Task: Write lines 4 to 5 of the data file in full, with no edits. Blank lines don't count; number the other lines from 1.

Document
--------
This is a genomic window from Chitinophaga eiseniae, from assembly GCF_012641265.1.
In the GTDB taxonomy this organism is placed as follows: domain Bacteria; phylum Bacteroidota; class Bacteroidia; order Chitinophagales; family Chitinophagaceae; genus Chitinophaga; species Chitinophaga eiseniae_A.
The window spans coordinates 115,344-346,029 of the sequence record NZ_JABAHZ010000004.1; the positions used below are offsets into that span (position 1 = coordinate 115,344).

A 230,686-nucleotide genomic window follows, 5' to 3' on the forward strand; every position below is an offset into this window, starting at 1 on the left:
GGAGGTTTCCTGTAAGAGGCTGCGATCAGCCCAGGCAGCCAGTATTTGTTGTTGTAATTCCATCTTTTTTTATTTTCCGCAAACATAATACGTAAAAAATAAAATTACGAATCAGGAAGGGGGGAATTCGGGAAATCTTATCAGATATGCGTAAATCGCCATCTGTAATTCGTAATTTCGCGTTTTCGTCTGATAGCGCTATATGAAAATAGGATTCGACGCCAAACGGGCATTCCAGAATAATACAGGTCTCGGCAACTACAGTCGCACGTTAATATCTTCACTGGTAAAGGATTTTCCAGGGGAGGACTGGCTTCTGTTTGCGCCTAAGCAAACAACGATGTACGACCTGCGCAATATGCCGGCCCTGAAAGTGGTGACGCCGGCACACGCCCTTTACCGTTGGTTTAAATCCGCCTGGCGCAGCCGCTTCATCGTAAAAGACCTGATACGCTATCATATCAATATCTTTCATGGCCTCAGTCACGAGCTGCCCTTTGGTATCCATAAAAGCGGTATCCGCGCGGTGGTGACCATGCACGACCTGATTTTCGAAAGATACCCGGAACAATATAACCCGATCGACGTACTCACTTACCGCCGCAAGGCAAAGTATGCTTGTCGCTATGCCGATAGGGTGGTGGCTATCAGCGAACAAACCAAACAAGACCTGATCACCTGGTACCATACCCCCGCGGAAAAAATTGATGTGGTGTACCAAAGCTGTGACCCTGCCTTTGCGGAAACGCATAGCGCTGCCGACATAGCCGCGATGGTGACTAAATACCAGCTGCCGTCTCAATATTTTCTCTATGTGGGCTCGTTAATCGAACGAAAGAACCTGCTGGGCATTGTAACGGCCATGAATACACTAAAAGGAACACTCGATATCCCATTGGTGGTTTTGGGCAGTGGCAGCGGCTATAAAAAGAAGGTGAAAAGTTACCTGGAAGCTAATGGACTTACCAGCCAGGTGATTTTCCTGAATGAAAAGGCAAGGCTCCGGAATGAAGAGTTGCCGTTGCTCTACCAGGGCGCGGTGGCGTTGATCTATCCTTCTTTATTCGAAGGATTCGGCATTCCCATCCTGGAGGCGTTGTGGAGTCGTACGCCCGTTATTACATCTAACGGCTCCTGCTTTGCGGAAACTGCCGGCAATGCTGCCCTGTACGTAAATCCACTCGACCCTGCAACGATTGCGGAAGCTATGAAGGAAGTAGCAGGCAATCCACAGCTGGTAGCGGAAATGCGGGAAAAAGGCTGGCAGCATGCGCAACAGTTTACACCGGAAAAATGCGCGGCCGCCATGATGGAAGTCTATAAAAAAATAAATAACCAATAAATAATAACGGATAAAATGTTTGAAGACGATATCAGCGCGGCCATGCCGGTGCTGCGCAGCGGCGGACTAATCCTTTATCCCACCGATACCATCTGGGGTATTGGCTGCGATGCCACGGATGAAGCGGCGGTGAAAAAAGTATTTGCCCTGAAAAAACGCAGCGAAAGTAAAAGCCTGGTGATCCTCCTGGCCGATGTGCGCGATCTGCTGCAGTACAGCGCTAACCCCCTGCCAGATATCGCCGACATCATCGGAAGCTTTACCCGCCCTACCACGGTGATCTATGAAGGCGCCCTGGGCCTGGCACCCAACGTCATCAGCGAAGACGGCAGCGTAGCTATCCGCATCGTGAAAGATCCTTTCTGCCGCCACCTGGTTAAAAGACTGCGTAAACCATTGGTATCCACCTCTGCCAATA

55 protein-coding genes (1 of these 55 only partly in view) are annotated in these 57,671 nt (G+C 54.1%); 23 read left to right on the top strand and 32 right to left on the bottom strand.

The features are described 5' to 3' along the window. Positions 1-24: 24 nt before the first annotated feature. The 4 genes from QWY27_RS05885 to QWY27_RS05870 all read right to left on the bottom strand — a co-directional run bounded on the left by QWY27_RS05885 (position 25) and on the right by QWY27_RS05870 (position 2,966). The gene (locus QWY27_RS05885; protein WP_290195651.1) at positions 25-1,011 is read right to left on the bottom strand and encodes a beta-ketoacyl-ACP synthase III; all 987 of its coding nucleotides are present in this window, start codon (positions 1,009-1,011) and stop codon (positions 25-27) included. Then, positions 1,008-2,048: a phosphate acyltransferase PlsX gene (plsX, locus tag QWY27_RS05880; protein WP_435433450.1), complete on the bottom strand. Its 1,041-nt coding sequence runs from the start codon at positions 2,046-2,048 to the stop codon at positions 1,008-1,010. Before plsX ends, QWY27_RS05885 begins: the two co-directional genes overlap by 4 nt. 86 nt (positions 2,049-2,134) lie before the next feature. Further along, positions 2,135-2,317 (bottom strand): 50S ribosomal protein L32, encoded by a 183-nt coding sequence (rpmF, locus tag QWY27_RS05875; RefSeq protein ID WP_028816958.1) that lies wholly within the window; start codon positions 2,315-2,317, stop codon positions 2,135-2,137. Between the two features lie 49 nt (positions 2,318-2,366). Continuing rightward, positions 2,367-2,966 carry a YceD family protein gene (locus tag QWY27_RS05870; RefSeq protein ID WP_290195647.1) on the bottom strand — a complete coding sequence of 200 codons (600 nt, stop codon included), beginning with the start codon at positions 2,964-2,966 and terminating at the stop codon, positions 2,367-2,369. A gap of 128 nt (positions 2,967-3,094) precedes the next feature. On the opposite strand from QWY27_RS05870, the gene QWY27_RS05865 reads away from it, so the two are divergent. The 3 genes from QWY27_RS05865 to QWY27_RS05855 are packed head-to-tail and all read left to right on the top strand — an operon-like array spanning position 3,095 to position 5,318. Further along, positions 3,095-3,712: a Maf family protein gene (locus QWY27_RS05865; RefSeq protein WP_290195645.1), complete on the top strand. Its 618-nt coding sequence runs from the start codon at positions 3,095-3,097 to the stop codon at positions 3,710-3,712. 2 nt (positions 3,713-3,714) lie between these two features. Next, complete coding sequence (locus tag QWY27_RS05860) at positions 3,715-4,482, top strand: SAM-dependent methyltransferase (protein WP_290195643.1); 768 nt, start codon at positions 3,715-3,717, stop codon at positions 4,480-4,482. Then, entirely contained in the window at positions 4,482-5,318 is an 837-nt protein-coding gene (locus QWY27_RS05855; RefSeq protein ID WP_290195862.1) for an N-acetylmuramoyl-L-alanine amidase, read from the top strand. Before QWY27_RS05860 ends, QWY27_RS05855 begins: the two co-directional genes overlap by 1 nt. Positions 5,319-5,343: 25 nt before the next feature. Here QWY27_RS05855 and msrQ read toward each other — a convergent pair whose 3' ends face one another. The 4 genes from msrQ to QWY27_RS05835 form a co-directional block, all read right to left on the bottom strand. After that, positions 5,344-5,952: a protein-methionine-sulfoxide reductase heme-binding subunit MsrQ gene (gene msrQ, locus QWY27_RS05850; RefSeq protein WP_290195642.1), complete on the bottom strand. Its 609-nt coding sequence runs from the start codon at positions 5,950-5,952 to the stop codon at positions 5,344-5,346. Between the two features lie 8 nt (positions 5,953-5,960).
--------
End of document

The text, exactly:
A 230,686-nucleotide genomic window follows, 5' to 3' on the forward strand; every position below is an offset into this window, starting at 1 on the left:
GGAGGTTTCCTGTAAGAGGCTGCGATCAGCCCAGGCAGCCAGTATTTGTTGTTGTAATTCCATCTTTTTTTATTTTCCGCAAACATAATACGTAAAAAATAAAATTACGAATCAGGAAGGGGGGAATTCGGGAAATCTTATCAGATATGCGTAAATCGCCATCTGTAATTCGTAATTTCGCGTTTTCGTCTGATAGCGCTATATGAAAATAGGATTCGACGCCAAACGGGCATTCCAGAATAATACAGGTCTCGGCAACTACAGTCGCACGTTAATATCTTCACTGGTAAAGGATTTTCCAGGGGAGGACTGGCTTCTGTTTGCGCCTAAGCAAACAACGATGTACGACCTGCGCAATATGCCGGCCCTGAAAGTGGTGACGCCGGCACACGCCCTTTACCGTTGGTTTAAATCCGCCTGGCGCAGCCGCTTCATCGTAAAAGACCTGATACGCTATCATATCAATATCTTTCATGGCCTCAGTCACGAGCTGCCCTTTGGTATCCATAAAAGCGGTATCCGCGCGGTGGTGACCATGCACGACCTGATTTTCGAAAGATACCCGGAACAATATAACCCGATCGACGTACTCACTTACCGCCGCAAGGCAAAGTATGCTTGTCGCTATGCCGATAGGGTGGTGGCTATCAGCGAACAAACCAAACAAGACCTGATCACCTGGTACCATACCCCCGCGGAAAAAATTGATGTGGTGTACCAAAGCTGTGACCCTGCCTTTGCGGAAACGCATAGCGCTGCCGACATAGCCGCGATGGTGACTAAATACCAGCTGCCGTCTCAATATTTTCTCTATGTGGGCTCGTTAATCGAACGAAAGAACCTGCTGGGCATTGTAACGGCCATGAATACACTAAAAGGAACACTCGATATCCCATTGGTGGTTTTGGGCAGTGGCAGCGGCTATAAAAAGAAGGTGAAAAGTTACCTGGAAGCTAATGGACTTACCAGCCAGGTGATTTTCCTGAATGAAAAGGCAAGGCTCCGGAATGAAGAGTTGCCGTTGCTCTACCAGGGCGCGGTGGCGTTGATCTATCCTTCTTTATTCGAAGGATTCGGCATTCCCATCCTGGAGGCGTTGTGGAGTCGTACGCCCGTTATTACATCTAACGGCTCCTGCTTTGCGGAAACTGCCGGCAATGCTGCCCTGTACGTAAATCCACTCGACCCTGCAACGATTGCGGAAGCTATGAAGGAAGTAGCAGGCAATCCACAGCTGGTAGCGGAAATGCGGGAAAAAGGCTGGCAGCATGCGCAACAGTTTACACCGGAAAAATGCGCGGCCGCCATGATGGAAGTCTATAAAAAAATAAATAACCAATAAATAATAACGGATAAAATGTTTGAAGACGATATCAGCGCGGCCATGCCGGTGCTGCGCAGCGGCGGACTAATCCTTTATCCCACCGATACCATCTGGGGTATTGGCTGCGATGCCACGGATGAAGCGGCGGTGAAAAAAGTATTTGCCCTGAAAAAACGCAGCGAAAGTAAAAGCCTGGTGATCCTCCTGGCCGATGTGCGCGATCTGCTGCAGTACAGCGCTAACCCCCTGCCAGATATCGCCGACATCATCGGAAGCTTTACCCGCCCTACCACGGTGATCTATGAAGGCGCCCTGGGCCTGGCACCCAACGTCATCAGCGAAGACGGCAGCGTAGCTATCCGCATCGTGAAAGATCCTTTCTGCCGCCACCTGGTTAAAAGACTGCGTAAACCATTGGTATCCACCTCTGCCAATA